Want 4G data right now? Two networks are vying for your mobile broadband dollar. But how fast are they? I hit the streets of Sydney to find out. There’s little doubt that Telstra’s trying to steal a march on its opposition with the recent launch of its ‘4G’ services — even if its 4G isn’t really 4G at all — but it’s not the first to market with what’s being called 4G services. That credit goes to Vivid Wireless, who have for some time been selling WiMAX access in Perth, Sydney, Melbourne, Adelaide, Canberra and Brisbane as ‘4G’. Whether you want to quibble about exact 4G specifications, the fact remains that right now Vivid Wireless’ 4G and Telstra’s 4G are the only two consumer-facing data-only wireless networks you can connect to. But how fast are they really? I took a walk through Sydney’s CBD to test out Vividwireless’ ViViFi Wi-Fi hotspot C900W and Telstra’s USB 4G dongle.
A few quick notes before we start. Yes, I know that WiMAX isn’t LTE, and that in any reasonable network test LTE should whip WiMAX as it currently stands into a quivering jelly. This isn’t about giving Telstra a free kick, or for that matter Vivid Wireless a kicking. But both sell themselves as 4G, and both have some interesting unique selling points.
Moreover, for most folk mobile broadband is as much about access as it is about speed. If both networks can keep pace head to head, even if their connection rates are different, there’s an argument for using either, especially as Vividwireless’ product is a WiFi hotspot; Telstra’s noticeably reticent to announce any real plans around an LTE hotspot for now.
Secondly, every single time I’ve ever written about Vivid Wireless, I’ve had readers from Perth complaining that my figures are nothing like theirs; from what I can gather Vivid Wireless’ network in Perth may be better than it is in other capital cities. If anyone’s got a return Sydney to Perth plane ticket burning a hole in their pocket I’ll gladly fly out there to test, but for right now, my testing is Sydney based. Make of that what you will.
First Stop: Central Station, Sydney, Country Platforms
Commuters. Thousands of ’em.
Lots of commuters in transit should mean lots of data usage, but how did the networks compare? I ran the tests on a 2011 MacBook Air, using Speedtest.net via Chrome. Each test was run three times and averaged to give the figures.
Telstra 4G Ping: 33 Download: 11.62Mbps Upload: 9.2Mbps
Vivid Wireless 4G Ping: 68 Download: 2.71Mbps Upload: 1.23Mbps
Both networks connected fairly swiftly and without trouble, although I noted that Vivid’s hotspot has tiny indicator lights that are quite hard to read in near-direct sunlight.
Second Stop: World Square, Sydney
I remember the world being larger than this.
My second stop was as close to an indoors test as I managed. I’d noticed previously that the Vivid hotspot couldn’t get connectivity inside Gizmodo’s offices, so I wanted to test exclusively outdoors to get the best possible figures. World Square is still exposed to the elements, but you’re ringed in by buildings, providing a small level of interference. It showed; both units acted up. Telstra’s USB dongle connected but for some time insisted it didn’t know which network it was connected to; I gave it five minutes before it finally decided it was indeed connected to the 4G LTE Network.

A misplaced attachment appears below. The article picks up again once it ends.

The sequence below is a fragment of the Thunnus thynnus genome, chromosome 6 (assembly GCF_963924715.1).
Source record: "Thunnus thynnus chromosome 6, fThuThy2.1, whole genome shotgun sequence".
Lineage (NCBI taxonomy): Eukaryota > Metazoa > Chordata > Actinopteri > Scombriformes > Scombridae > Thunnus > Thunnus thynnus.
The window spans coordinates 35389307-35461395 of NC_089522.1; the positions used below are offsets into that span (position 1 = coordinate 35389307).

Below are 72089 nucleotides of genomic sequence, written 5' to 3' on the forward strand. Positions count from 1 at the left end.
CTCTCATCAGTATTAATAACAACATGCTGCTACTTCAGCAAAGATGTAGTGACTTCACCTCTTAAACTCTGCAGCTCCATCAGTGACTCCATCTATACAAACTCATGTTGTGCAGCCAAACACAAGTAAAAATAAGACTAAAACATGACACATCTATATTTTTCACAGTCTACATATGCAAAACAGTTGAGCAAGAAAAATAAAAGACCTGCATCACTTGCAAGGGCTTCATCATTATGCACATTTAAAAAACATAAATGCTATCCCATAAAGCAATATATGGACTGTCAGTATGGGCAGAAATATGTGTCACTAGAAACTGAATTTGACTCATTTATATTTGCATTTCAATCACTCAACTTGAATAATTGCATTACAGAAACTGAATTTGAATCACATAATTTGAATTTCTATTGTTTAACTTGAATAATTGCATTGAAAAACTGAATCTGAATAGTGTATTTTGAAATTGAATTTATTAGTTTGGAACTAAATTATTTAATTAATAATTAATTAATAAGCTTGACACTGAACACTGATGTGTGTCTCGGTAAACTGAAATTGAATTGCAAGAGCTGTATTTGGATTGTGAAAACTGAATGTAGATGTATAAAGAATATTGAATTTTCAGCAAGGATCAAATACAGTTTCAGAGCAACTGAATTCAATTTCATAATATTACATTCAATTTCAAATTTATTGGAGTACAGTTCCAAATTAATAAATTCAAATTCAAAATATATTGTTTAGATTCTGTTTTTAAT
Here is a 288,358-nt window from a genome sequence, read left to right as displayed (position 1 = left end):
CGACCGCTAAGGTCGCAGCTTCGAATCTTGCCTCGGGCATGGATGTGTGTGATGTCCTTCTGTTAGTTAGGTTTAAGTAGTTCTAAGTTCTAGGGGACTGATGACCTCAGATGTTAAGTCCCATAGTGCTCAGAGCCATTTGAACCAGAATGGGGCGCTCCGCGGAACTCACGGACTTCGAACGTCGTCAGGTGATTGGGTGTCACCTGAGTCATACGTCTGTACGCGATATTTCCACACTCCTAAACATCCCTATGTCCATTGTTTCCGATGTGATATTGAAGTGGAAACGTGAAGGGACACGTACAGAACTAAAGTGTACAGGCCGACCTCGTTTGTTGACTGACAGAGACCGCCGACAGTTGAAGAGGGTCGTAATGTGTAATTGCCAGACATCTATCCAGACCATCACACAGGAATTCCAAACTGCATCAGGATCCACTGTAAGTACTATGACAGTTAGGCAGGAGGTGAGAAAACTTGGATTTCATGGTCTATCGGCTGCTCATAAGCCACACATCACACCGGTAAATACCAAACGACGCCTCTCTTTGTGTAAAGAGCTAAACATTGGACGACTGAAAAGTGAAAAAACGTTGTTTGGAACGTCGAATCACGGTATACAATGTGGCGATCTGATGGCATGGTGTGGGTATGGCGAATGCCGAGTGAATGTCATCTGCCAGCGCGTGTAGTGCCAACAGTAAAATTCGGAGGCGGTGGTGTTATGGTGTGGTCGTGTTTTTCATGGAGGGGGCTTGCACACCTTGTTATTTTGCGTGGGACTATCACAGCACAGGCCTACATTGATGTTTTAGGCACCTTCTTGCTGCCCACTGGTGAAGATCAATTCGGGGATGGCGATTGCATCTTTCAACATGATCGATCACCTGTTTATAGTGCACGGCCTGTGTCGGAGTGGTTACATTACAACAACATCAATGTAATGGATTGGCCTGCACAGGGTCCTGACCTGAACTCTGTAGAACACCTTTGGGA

This was better than VividWireless could manage. Despite several reboots and a ten minute wait time, the indicator light on the hotspot remained defiantly red, indicating no WiMAX coverage.
Telstra 4G Ping: 35 Download: 31.60Mbps Upload: 11.86Mbps
Vivid Wireless 4G Did not connect
Third Stop: Pitt Street Mall, Sydney
Shop ‘till you drop. But will wireless broadband drop?
The Pitt Street Mall stop made me nervous, largely because it’s very close to Telstra’s offices where they’d demonstrated LTE only a couple of days prior. With the Vivid Wireless hotspot having died on me earlier, would it even connect?
Telstra 4G Ping: 35 Download: 28.15Mbps Upload: 10.25Mbps
Vivid Wireless 4G Ping: 78 Download: 5.5Mbps Upload: 0.87Mbps
I needn’t have worried; Vivid’s download figures were its best yet, although again it struggled with uploads, and I struggled to read the connection indicator in direct sunlight.
Fourth Stop: Martin Place, Sydney
Does 4G work underwater? I wasn’t about to find out.
In the home stretch now, and with both networks offering acceptable speed. Would Martin Place offer up better speeds, or would the presence of this many data-hungry bankers dip my figures?
Telstra 4G Ping: 47 Download: 56.48Mbps Upload: 9.32Mbps
Vivid Wireless 4G Ping: 85 Download: 2.52Mbps Upload: 0.23Mbps
If the bankers are using something, it would seem to be Vivid, which has dropped speed markedly since Pitt Street. Telstra, meanwhile, recorded the best speeds I’ve had out of its 4G USB modem anywhere.
Final Stop: Circular Quay, Sydney
Not a bad view, that. Amidst the tourists, it was less likely that I’d see a lot of data heavy usage, although the Gizmodo offices are just nearby.
Telstra 4G Ping: 38.33 Download: 26.78Mbps Upload: 12.72Mbps
Vivid Wireless 4G Ping: 72 Download: 4.9Mbps Upload: 1.37Mbps
Conclusions: A clean sweep for Telstra LTE, as predicted, right? Yes, but not entirely. There’s little doubt that LTE is faster, and it should be, and that showed; even Vivid Wireless itself is testing out LTE right now, although there’s no timeline for when it’ll launch a consumer LTE product.
Where it gets interesting is in price comparison. Telstra hasn’t raised the prices for its LTE product, which is a nice step, but it’s still premium-priced, the same as its Next-G branded 3G services have always been. Hit your data cap, and you’re slowed to a 64kbps connection, which isn’t broadband at all. Comparatively, Vivid Wireless’ ace in the hole is the inclusion of a $79 all you can eat plan; if you can get access and need lots of data without worrying about usage and can live with the speed, it’s still a decent option to consider.